Guide for Contributors
This is the guide for contributors to the HSD Wiki. Please read it before editing any page. We're pretty relaxed around here, but there are a few guidelines to follow that will help keep everything neat and tidy.
This is not Wikipedia. We don't have any real requirements for notability; if you think a page would be useful to NCFCA/Stoa debaters, go ahead and create it. Even "vanity" pages about specific debaters are fine (although they shouldn't be put on the List of Notable People unless they actually have a genuine claim to national-level notability.)
We also generally don't require sources. The HSD Wiki is a source - if you think something is incorrect, discuss it with fellow editors and fix it. On Wikipedia, accuracy is ensured by requiring sources; here, accuracy is ensured by debate and consensus. If you want to add specific quotes or verifiable facts, however, a source is recommended. (For example, if a page stated that Shipsey/McPeak won the NCFCA National Championship in 2010, it would be best to link to the relevant NCFCA Hall of Fame page to back this fact up.) If no source exists, however, that's fine.
Be bold! Do strive to write quality content, but remember: if you mess up, it's easy to fix. A more experienced editor can always come in afterwards and clean things up, so adding more information is very rarely a bad thing. (Removing information, on the other hand, should be done with caution - you may upset other editors who thought it was important. Unless material is completely irrelevant, try to improve it, rather than just deleting it.)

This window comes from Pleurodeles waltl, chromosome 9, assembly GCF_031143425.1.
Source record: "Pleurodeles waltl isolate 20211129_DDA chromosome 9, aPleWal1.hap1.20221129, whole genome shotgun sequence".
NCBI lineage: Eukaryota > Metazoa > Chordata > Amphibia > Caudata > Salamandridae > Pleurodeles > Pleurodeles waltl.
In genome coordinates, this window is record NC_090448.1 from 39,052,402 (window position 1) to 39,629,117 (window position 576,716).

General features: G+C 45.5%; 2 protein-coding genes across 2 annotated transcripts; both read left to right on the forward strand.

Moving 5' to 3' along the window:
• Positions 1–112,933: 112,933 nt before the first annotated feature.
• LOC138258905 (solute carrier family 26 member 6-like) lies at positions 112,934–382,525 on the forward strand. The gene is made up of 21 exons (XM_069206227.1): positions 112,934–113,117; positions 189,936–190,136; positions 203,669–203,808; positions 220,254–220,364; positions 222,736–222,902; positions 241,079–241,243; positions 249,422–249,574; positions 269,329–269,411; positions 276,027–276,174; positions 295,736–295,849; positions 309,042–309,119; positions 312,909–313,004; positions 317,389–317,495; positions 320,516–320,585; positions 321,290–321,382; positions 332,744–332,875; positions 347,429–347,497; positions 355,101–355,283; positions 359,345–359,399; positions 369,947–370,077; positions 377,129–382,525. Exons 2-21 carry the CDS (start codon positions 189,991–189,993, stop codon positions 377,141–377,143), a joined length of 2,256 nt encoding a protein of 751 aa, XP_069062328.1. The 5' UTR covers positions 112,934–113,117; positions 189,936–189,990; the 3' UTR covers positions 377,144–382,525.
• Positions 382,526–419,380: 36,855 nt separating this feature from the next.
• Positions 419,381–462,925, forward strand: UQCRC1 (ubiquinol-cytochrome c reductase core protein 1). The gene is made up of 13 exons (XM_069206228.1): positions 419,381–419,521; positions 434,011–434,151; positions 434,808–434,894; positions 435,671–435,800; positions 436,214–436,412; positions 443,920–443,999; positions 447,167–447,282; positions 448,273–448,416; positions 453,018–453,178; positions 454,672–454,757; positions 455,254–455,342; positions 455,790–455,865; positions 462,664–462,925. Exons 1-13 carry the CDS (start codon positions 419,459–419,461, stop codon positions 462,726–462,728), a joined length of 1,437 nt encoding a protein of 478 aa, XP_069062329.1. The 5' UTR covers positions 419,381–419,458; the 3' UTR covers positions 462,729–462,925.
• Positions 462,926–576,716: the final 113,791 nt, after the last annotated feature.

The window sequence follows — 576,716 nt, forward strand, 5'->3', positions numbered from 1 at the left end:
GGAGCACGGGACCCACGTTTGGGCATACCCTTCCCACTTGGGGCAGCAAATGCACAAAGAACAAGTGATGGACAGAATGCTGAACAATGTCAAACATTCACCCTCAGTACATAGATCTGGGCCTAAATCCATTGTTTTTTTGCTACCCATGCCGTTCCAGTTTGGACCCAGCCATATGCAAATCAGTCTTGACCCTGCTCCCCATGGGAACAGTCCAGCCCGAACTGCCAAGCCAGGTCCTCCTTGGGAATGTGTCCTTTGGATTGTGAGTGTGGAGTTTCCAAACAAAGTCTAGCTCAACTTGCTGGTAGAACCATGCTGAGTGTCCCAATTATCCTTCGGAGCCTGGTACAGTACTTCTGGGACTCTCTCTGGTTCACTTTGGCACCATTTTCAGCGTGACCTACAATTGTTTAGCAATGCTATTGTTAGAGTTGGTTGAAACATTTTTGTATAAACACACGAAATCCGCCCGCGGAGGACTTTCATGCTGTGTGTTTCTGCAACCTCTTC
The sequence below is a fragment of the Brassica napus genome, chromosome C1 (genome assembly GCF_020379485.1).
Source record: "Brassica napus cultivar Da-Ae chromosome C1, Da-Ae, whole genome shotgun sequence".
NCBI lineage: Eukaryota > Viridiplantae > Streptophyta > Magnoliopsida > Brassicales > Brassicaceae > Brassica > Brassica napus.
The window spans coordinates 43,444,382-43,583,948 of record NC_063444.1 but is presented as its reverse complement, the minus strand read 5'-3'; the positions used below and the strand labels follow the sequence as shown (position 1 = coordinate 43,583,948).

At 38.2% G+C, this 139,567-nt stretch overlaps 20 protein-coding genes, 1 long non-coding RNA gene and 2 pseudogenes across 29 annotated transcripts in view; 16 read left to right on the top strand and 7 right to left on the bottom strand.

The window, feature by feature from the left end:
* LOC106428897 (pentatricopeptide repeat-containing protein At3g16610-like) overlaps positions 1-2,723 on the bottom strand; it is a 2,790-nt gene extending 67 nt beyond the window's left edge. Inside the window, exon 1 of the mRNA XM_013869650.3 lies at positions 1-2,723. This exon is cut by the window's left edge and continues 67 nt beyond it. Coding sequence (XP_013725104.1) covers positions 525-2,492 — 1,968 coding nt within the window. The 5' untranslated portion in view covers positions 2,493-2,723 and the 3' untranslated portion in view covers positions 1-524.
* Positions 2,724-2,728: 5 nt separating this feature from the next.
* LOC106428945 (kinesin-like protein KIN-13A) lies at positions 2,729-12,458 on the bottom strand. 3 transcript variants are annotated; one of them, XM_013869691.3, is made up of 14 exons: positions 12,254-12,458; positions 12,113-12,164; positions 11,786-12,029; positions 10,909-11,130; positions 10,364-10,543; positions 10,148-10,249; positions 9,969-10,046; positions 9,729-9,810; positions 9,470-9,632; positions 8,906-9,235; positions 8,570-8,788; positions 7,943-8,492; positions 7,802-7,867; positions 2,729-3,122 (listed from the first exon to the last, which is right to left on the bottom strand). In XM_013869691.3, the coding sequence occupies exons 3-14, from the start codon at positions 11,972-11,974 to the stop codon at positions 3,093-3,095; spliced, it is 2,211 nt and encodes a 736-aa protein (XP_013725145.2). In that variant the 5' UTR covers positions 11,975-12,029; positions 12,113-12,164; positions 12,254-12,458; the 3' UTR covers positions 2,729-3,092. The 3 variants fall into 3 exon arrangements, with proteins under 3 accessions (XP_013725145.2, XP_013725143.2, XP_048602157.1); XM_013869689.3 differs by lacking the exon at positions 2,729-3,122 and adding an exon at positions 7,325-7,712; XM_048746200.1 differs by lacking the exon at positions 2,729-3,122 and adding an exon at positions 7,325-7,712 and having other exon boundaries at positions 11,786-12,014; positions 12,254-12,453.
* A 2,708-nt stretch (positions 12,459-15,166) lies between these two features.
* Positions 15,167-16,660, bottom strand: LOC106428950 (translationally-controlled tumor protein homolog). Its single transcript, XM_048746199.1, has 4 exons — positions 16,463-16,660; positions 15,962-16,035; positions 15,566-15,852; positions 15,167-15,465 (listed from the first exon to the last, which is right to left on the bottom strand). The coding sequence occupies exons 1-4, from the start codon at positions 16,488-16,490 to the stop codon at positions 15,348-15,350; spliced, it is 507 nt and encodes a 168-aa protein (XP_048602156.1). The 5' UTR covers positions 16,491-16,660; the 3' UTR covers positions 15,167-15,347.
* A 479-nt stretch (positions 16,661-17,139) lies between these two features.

Material should be encyclopedic in style. Encyclopedic material is factual, not opinionated; avoid making direct value judgements like "Parametrics is wrong". Instead, explain why some people believe parametrics is wrong, in a neutral way that lets readers evaluate the arguments for themselves. For example, this is encyclopedic:
- The Big Book of Evidence & Stuff (BBEaS) was an NCFCA Team Policy sourcebook published during the 2009-2010 season. According to BBEaS's official website, it focused on Negative briefs against alternative-energy cases, but also included an Affirmative case involving groundhogs (which later became moderately popular at tournaments.) The main volume cost $33.33 and was delivered by email.
...and this is not:
- The Big Book of Evidence & Stuff was the BEST SOURCEBOOK EVER! It helped me a lot last year. You could buy it for about thirty dollars, which was $33.33, and when I bought it it got sent to me in an email and took awhile. The authors went with the material and Josey said he a lot of research on the it, which was why it lost a lot of rounds.
This has a lot of problems: By what objective standard was the BBEaS the "best sourcebook ever"? Who does "I" refer to? What year was "last year" when this was written? The third sentence is awkwardly written, and the fourth sentence is just incoherent. The first example is much better: it consists of simple, clear sentences that convey strictly factual information.
Formatting and organization
- See also the Formatting and Style Guide, for specifics on formatting codes and recommended writing conventions.